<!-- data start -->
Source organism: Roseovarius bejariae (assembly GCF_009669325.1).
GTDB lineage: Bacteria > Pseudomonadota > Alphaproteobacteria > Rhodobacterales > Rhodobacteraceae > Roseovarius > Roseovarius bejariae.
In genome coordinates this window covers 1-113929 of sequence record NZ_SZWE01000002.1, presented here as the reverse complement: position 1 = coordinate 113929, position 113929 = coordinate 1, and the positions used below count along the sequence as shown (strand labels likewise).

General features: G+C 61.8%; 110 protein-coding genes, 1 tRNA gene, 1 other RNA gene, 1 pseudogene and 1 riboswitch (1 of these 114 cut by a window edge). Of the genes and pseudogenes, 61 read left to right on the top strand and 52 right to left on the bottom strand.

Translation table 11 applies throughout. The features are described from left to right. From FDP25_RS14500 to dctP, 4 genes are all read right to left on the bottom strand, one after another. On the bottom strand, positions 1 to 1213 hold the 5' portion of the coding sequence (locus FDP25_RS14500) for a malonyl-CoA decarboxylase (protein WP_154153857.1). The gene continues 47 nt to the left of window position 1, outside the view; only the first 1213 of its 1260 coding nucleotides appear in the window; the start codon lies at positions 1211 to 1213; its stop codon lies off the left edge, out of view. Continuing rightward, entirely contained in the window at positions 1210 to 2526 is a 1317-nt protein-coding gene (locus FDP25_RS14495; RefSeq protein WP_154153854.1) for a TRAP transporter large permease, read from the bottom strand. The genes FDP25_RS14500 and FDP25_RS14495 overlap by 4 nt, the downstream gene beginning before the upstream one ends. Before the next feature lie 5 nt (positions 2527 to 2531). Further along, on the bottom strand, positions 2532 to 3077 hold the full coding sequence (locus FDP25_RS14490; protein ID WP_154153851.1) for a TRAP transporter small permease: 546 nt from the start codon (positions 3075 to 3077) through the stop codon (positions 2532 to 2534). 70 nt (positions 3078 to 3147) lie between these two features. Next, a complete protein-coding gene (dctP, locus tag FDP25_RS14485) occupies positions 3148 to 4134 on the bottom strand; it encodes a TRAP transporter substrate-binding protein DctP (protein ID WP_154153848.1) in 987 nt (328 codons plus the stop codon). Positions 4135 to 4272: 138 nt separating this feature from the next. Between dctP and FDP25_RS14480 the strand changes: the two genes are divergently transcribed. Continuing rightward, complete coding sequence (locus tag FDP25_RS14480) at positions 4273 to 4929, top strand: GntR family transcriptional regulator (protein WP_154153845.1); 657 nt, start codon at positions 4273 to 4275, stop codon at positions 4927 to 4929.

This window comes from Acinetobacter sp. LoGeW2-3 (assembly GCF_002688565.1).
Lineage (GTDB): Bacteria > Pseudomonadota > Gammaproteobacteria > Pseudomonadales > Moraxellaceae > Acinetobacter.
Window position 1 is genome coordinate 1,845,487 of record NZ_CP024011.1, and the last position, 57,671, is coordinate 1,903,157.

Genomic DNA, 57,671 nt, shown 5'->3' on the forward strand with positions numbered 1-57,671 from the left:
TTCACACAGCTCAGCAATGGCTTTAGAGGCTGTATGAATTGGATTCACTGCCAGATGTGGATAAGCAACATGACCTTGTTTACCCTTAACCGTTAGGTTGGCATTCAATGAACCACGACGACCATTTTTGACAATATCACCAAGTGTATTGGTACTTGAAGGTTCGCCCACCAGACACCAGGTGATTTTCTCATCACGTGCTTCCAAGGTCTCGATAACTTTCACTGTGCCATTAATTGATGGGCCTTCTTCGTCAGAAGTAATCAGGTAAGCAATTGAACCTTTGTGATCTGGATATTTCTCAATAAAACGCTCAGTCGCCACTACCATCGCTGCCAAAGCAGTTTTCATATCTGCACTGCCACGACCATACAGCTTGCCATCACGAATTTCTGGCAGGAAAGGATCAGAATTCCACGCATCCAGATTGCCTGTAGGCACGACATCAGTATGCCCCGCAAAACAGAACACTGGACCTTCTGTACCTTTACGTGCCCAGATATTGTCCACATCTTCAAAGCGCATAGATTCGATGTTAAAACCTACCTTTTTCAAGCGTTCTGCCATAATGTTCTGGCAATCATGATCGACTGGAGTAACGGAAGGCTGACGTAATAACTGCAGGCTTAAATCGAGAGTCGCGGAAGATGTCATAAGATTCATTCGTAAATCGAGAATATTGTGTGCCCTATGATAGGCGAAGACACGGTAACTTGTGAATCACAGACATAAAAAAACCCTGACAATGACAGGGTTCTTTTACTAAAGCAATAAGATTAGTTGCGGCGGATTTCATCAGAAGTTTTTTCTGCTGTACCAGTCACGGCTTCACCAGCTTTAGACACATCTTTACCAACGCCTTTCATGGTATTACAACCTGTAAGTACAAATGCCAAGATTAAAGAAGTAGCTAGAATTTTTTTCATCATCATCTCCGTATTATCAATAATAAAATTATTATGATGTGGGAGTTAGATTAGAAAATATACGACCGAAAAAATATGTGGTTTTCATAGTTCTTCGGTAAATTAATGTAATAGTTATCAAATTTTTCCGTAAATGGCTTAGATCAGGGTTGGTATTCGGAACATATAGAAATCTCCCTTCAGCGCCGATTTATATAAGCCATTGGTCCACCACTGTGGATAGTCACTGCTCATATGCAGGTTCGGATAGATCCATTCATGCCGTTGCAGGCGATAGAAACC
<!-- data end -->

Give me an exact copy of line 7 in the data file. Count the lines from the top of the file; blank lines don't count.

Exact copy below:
Lineage (GTDB): Bacteria > Pseudomonadota > Gammaproteobacteria > Pseudomonadales > Moraxellaceae > Acinetobacter.